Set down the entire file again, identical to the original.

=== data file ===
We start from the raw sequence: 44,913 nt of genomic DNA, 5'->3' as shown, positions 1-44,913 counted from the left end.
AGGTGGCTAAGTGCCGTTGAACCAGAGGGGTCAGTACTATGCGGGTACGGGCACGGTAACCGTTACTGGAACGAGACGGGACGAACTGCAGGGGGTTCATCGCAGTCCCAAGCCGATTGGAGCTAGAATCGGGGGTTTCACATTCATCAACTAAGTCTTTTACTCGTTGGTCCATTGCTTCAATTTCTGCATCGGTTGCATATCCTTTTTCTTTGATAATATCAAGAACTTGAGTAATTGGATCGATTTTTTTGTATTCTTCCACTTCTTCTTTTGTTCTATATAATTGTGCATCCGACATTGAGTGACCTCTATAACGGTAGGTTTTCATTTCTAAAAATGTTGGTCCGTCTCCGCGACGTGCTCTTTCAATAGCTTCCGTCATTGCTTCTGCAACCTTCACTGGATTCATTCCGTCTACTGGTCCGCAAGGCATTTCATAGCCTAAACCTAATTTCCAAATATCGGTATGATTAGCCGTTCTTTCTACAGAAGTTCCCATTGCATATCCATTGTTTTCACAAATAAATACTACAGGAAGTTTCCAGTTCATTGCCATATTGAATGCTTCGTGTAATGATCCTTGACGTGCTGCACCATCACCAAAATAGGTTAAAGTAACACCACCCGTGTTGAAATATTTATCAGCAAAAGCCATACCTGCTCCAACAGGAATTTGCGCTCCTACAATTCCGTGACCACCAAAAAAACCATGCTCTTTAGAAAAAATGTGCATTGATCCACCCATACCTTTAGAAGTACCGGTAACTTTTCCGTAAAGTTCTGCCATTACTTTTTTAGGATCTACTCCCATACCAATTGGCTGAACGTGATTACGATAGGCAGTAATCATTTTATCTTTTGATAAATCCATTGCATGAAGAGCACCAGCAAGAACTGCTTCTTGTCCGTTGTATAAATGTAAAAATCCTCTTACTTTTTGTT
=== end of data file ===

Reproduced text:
We start from the raw sequence: 44,913 nt of genomic DNA, 5'->3' as shown, positions 1-44,913 counted from the left end.
AGGTGGCTAAGTGCCGTTGAACCAGAGGGGTCAGTACTATGCGGGTACGGGCACGGTAACCGTTACTGGAACGAGACGGGACGAACTGCAGGGGGTTCATCGCAGTCCCAAGCCGATTGGAGCTAGAATCGGGGGTTTCACATTCATCAACTAAGTCTTTTACTCGTTGGTCCATTGCTTCAATTTCTGCATCGGTTGCATATCCTTTTTCTTTGATAATATCAAGAACTTGAGTAATTGGATCGATTTTTTTGTATTCTTCCACTTCTTCTTTTGTTCTATATAATTGTGCATCCGACATTGAGTGACCTCTATAACGGTAGGTTTTCATTTCTAAAAATGTTGGTCCGTCTCCGCGACGTGCTCTTTCAATAGCTTCCGTCATTGCTTCTGCAACCTTCACTGGATTCATTCCGTCTACTGGTCCGCAAGGCATTTCATAGCCTAAACCTAATTTCCAAATATCGGTATGATTAGCCGTTCTTTCTACAGAAGTTCCCATTGCATATCCATTGTTTTCACAAATAAATACTACAGGAAGTTTCCAGTTCATTGCCATATTGAATGCTTCGTGTAATGATCCTTGACGTGCTGCACCATCACCAAAATAGGTTAAAGTAACACCACCCGTGTTGAAATATTTATCAGCAAAAGCCATACCTGCTCCAACAGGAATTTGCGCTCCTACAATTCCGTGACCACCAAAAAAACCATGCTCTTTAGAAAAAATGTGCATTGATCCACCCATACCTTTAGAAGTACCGGTAACTTTTCCGTAAAGTTCTGCCATTACTTTTTTAGGATCTACTCCCATACCAATTGGCTGAACGTGATTACGATAGGCAGTAATCATTTTATCTTTTGATAAATCCATTGCATGAAGAGCACCAGCAAGAACTGCTTCTTGTCCGTTGTATAAATGTAAAAATCCTCTTACTTTTTGTT